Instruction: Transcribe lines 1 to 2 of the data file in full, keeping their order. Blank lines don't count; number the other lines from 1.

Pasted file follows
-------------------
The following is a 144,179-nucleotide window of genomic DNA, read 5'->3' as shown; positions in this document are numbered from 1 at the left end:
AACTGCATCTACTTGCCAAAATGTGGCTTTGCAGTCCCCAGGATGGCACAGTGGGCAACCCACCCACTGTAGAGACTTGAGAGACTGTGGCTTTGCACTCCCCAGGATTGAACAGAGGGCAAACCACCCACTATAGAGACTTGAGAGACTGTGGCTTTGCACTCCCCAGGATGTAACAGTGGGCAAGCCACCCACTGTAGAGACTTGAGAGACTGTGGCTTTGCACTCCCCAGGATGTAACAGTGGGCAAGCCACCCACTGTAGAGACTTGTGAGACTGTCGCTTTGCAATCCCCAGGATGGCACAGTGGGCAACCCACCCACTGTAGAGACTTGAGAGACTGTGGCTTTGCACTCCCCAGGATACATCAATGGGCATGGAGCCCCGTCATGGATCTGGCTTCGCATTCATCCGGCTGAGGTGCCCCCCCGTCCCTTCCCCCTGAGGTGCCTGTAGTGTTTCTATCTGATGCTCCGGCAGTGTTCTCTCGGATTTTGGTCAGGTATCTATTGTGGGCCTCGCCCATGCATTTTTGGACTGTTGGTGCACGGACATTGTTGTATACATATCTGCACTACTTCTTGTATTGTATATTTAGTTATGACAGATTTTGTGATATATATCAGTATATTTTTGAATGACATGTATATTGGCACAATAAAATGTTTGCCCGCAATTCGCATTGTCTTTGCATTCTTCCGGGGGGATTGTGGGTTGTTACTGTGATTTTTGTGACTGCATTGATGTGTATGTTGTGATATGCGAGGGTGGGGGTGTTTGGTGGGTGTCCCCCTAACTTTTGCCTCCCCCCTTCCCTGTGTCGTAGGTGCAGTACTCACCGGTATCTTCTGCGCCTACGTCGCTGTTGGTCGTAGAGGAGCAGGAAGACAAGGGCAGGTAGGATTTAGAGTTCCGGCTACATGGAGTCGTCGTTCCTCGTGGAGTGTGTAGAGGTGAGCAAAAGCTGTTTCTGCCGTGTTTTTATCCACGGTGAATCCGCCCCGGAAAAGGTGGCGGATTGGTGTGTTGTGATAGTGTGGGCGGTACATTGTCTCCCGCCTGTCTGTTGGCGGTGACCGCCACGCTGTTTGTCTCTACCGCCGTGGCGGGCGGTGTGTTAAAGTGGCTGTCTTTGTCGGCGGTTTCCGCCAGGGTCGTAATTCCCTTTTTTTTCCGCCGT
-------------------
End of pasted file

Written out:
The following is a 144,179-nucleotide window of genomic DNA, read 5'->3' as shown; positions in this document are numbered from 1 at the left end:
AACTGCATCTACTTGCCAAAATGTGGCTTTGCAGTCCCCAGGATGGCACAGTGGGCAACCCACCCACTGTAGAGACTTGAGAGACTGTGGCTTTGCACTCCCCAGGATTGAACAGAGGGCAAACCACCCACTATAGAGACTTGAGAGACTGTGGCTTTGCACTCCCCAGGATGTAACAGTGGGCAAGCCACCCACTGTAGAGACTTGAGAGACTGTGGCTTTGCACTCCCCAGGATGTAACAGTGGGCAAGCCACCCACTGTAGAGACTTGTGAGACTGTCGCTTTGCAATCCCCAGGATGGCACAGTGGGCAACCCACCCACTGTAGAGACTTGAGAGACTGTGGCTTTGCACTCCCCAGGATACATCAATGGGCATGGAGCCCCGTCATGGATCTGGCTTCGCATTCATCCGGCTGAGGTGCCCCCCCGTCCCTTCCCCCTGAGGTGCCTGTAGTGTTTCTATCTGATGCTCCGGCAGTGTTCTCTCGGATTTTGGTCAGGTATCTATTGTGGGCCTCGCCCATGCATTTTTGGACTGTTGGTGCACGGACATTGTTGTATACATATCTGCACTACTTCTTGTATTGTATATTTAGTTATGACAGATTTTGTGATATATATCAGTATATTTTTGAATGACATGTATATTGGCACAATAAAATGTTTGCCCGCAATTCGCATTGTCTTTGCATTCTTCCGGGGGGATTGTGGGTTGTTACTGTGATTTTTGTGACTGCATTGATGTGTATGTTGTGATATGCGAGGGTGGGGGTGTTTGGTGGGTGTCCCCCTAACTTTTGCCTCCCCCCTTCCCTGTGTCGTAGGTGCAGTACTCACCGGTATCTTCTGCGCCTACGTCGCTGTTGGTCGTAGAGGAGCAGGAAGACAAGGGCAGGTAGGATTTAGAGTTCCGGCTACATGGAGTCGTCGTTCCTCGTGGAGTGTGTAGAGGTGAGCAAAAGCTGTTTCTGCCGTGTTTTTATCCACGGTGAATCCGCCCCGGAAAAGGTGGCGGATTGGTGTGTTGTGATAGTGTGGGCGGTACATTGTCTCCCGCCTGTCTGTTGGCGGTGACCGCCACGCTGTTTGTCTCTACCGCCGTGGCGGGCGGTGTGTTAAAGTGGCTGTCTTTGTCGGCGGTTTCCGCCAGGGTCGTAATTCCCTTTTTTTTCCGCCGT